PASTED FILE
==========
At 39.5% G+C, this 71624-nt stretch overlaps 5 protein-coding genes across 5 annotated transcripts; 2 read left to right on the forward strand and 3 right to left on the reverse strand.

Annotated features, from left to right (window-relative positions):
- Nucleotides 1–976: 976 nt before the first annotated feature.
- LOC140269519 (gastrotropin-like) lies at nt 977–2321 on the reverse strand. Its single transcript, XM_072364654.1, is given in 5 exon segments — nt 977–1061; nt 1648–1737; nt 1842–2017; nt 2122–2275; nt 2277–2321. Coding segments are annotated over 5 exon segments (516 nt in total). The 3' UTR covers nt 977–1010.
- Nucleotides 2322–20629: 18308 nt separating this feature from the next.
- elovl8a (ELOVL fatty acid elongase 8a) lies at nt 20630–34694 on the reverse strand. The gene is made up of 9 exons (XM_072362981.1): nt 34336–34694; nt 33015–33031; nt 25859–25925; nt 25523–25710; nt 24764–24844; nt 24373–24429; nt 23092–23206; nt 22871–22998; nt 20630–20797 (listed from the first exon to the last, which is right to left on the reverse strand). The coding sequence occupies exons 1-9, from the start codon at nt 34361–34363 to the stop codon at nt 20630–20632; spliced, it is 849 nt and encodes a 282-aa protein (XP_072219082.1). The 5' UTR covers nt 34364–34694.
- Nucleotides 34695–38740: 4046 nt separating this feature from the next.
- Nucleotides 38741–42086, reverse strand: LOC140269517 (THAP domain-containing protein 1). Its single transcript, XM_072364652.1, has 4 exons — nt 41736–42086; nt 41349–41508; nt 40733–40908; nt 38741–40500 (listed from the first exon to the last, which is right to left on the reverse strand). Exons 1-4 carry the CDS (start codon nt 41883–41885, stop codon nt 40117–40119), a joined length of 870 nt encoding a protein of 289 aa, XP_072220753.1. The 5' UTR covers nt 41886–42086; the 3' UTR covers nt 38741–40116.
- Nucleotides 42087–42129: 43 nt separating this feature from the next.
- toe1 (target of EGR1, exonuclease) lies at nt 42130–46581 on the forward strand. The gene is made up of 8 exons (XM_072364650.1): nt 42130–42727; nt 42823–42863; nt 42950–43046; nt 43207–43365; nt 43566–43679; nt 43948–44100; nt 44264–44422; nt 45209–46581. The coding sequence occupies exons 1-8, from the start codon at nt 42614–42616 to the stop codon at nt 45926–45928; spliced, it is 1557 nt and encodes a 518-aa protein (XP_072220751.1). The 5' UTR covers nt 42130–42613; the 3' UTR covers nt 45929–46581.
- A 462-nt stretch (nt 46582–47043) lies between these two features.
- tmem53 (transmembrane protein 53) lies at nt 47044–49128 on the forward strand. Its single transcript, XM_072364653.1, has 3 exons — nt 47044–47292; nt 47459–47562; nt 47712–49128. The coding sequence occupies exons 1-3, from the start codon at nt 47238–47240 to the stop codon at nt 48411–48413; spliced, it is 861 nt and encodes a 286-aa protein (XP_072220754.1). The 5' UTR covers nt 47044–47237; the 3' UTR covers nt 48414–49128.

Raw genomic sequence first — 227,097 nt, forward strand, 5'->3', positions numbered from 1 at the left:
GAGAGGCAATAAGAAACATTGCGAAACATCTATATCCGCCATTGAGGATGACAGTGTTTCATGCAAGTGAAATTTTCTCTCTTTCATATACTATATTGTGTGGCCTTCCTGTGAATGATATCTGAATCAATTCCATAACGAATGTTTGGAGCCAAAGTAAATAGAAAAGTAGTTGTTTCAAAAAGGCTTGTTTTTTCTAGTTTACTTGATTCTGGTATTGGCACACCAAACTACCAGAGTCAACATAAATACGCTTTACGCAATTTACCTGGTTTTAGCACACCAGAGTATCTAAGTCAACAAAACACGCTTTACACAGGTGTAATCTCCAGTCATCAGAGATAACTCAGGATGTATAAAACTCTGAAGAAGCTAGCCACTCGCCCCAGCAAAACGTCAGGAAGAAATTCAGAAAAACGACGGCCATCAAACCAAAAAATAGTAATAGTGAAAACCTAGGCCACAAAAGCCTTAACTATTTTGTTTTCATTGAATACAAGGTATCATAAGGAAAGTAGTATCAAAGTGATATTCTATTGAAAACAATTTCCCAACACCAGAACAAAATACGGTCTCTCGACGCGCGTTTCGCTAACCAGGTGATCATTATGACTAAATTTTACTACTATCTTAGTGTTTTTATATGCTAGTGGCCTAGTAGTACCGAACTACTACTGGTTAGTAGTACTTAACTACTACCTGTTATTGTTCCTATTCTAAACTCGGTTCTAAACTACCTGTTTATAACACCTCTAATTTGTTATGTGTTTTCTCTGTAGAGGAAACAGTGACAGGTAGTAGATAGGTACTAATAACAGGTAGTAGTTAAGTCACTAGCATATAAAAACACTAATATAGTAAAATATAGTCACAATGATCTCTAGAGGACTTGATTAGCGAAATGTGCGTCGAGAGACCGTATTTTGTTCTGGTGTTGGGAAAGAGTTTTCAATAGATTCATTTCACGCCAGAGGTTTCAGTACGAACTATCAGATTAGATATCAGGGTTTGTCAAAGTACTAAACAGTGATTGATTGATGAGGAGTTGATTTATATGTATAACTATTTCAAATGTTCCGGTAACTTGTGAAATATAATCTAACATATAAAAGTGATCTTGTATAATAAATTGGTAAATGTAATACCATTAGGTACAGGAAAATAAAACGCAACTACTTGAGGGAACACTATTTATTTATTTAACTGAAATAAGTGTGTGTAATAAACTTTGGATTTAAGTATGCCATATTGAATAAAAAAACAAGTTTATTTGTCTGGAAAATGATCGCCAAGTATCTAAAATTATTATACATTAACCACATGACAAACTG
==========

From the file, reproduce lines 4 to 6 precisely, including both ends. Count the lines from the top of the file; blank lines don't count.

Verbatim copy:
- LOC140269519 (gastrotropin-like) lies at nt 977–2321 on the reverse strand. Its single transcript, XM_072364654.1, is given in 5 exon segments — nt 977–1061; nt 1648–1737; nt 1842–2017; nt 2122–2275; nt 2277–2321. Coding segments are annotated over 5 exon segments (516 nt in total). The 3' UTR covers nt 977–1010.
- Nucleotides 2322–20629: 18308 nt separating this feature from the next.
- elovl8a (ELOVL fatty acid elongase 8a) lies at nt 20630–34694 on the reverse strand. The gene is made up of 9 exons (XM_072362981.1): nt 34336–34694; nt 33015–33031; nt 25859–25925; nt 25523–25710; nt 24764–24844; nt 24373–24429; nt 23092–23206; nt 22871–22998; nt 20630–20797 (listed from the first exon to the last, which is right to left on the reverse strand). The coding sequence occupies exons 1-9, from the start codon at nt 34361–34363 to the stop codon at nt 20630–20632; spliced, it is 849 nt and encodes a 282-aa protein (XP_072219082.1). The 5' UTR covers nt 34364–34694.